Today's Houston Chronicle carried a story about how David Hasselhoff was good at making fun of himself before others beat him to it (a ploy fat girls like me learned VERY early on). I don't know exactly what all the fuss is about him but I do know that I appreciated a line that appeared in the story when the writer admitted that having come to know Hasselhoff it was a lot less easy for him to join in the sarcasm and attacks. Here's the quote:
"Humor comes from ignorance, naivete and emotional distance; every real experience cuts down on those skills. That's one reason that comedians get less funny as they grow older and that the smart ones -- such as Bill Murray and Steve Martin -- choose more serious work. So either I'm going to have to transition into a more serious kind of columnist or studiously avoid any emotional growth."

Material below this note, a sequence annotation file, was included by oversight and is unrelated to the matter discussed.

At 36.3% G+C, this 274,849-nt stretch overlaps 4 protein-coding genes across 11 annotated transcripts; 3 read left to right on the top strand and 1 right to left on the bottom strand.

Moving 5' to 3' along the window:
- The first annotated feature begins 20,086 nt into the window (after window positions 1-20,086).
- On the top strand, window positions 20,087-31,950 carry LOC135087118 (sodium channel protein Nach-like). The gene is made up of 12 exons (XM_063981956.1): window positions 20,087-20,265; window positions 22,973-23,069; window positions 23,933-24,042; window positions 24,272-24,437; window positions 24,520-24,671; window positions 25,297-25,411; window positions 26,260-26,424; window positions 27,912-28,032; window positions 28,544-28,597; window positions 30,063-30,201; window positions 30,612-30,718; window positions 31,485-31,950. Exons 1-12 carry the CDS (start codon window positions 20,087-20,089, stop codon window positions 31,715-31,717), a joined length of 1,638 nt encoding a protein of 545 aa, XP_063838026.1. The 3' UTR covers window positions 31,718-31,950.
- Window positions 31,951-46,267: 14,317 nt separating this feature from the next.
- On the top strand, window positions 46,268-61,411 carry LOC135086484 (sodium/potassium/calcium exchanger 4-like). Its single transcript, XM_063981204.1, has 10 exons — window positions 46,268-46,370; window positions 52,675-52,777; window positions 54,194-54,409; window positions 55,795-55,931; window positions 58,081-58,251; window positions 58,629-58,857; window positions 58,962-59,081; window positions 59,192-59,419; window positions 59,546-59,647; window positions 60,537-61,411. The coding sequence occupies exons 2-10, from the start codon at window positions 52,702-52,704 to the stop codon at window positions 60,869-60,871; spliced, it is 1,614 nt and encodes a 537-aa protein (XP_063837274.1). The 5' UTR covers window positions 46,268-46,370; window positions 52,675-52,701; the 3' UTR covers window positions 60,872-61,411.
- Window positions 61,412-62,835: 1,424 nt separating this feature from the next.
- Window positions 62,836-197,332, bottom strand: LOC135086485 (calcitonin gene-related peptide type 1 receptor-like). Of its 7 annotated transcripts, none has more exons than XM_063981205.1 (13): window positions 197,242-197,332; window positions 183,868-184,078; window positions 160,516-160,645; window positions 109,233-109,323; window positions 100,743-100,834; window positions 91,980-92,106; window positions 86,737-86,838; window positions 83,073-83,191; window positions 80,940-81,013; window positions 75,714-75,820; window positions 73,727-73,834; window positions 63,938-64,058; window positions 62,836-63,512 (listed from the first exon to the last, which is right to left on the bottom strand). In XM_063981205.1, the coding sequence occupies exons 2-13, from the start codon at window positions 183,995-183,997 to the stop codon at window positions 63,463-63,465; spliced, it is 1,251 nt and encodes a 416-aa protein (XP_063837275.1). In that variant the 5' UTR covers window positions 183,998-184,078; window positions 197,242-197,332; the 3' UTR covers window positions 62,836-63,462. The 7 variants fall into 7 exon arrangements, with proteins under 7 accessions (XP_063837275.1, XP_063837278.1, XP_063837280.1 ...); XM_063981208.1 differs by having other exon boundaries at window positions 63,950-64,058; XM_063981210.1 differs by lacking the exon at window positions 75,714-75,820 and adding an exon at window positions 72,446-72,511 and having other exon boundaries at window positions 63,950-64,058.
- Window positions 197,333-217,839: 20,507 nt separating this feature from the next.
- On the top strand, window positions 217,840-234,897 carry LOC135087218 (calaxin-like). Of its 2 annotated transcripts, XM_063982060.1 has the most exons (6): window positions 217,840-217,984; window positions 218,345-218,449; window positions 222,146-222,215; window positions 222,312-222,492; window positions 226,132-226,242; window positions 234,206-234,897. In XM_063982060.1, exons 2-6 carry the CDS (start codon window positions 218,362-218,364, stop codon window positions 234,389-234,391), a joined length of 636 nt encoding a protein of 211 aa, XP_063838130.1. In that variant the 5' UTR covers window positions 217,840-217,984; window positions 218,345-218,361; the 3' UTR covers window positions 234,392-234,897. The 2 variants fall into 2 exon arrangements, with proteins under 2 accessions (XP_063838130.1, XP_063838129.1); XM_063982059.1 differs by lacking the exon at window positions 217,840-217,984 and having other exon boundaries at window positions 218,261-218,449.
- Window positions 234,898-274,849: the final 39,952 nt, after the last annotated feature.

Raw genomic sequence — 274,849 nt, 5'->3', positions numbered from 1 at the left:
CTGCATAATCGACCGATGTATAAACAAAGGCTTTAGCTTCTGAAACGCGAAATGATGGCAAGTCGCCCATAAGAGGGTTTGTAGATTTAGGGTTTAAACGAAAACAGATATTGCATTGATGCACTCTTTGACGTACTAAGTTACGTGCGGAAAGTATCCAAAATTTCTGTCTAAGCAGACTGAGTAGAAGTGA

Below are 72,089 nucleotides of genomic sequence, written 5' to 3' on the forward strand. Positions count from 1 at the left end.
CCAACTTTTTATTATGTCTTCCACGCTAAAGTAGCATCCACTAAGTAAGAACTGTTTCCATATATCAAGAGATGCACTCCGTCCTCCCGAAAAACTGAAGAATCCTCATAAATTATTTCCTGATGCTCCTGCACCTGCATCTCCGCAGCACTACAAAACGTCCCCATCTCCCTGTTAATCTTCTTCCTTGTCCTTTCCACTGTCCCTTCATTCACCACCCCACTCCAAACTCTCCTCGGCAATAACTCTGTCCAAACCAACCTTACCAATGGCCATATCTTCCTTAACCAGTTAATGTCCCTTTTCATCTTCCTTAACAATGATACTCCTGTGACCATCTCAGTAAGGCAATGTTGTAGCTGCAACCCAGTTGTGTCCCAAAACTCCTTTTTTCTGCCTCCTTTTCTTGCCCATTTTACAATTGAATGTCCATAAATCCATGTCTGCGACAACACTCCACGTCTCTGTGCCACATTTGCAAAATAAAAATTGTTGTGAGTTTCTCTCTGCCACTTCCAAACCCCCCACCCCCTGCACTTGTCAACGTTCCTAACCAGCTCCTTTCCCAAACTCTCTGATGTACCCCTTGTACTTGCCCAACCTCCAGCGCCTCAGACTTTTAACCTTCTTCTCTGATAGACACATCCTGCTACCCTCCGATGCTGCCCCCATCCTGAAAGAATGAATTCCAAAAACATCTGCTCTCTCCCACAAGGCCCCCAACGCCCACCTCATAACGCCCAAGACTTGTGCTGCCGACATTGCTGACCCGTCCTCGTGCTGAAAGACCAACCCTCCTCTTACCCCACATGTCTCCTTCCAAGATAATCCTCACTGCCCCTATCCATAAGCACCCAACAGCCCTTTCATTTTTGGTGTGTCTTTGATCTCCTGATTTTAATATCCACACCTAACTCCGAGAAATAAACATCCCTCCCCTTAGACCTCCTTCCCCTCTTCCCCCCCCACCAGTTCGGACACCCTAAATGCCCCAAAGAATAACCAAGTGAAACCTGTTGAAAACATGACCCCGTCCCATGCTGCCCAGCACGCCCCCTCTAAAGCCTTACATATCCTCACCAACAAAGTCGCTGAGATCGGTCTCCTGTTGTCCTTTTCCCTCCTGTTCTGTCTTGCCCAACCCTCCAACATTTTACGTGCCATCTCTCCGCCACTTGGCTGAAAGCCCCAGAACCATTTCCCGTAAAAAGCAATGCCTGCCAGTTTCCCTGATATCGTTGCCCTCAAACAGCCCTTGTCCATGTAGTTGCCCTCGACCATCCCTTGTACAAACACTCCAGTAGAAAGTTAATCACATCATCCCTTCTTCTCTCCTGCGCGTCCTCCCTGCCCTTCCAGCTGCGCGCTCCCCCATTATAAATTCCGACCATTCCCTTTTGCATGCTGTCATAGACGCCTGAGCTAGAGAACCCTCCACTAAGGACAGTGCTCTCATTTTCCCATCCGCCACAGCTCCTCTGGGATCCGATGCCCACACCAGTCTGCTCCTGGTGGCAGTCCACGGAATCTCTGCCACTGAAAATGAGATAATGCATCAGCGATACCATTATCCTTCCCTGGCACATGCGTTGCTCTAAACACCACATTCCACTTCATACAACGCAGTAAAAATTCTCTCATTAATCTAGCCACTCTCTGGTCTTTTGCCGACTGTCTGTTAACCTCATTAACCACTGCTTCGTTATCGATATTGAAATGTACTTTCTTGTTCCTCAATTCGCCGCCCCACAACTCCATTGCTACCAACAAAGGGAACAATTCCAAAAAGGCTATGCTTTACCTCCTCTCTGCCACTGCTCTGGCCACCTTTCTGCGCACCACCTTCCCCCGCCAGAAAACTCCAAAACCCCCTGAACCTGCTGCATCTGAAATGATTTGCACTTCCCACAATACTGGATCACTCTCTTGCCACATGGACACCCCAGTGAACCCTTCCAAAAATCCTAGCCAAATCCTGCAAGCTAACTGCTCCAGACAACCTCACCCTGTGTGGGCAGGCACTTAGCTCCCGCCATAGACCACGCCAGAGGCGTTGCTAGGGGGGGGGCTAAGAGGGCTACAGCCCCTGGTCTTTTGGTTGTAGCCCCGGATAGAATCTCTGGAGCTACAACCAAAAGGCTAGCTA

Ok, so his tongue is implanted in the facial area ... but isn't there some truth in this? When we know someone and the origin of their foibles, isn't it more difficult to laugh at them when they are down? At least it's true of me: The more I know about how screwy life can be, the less likely I am to smile when someone seems bent on screwing up.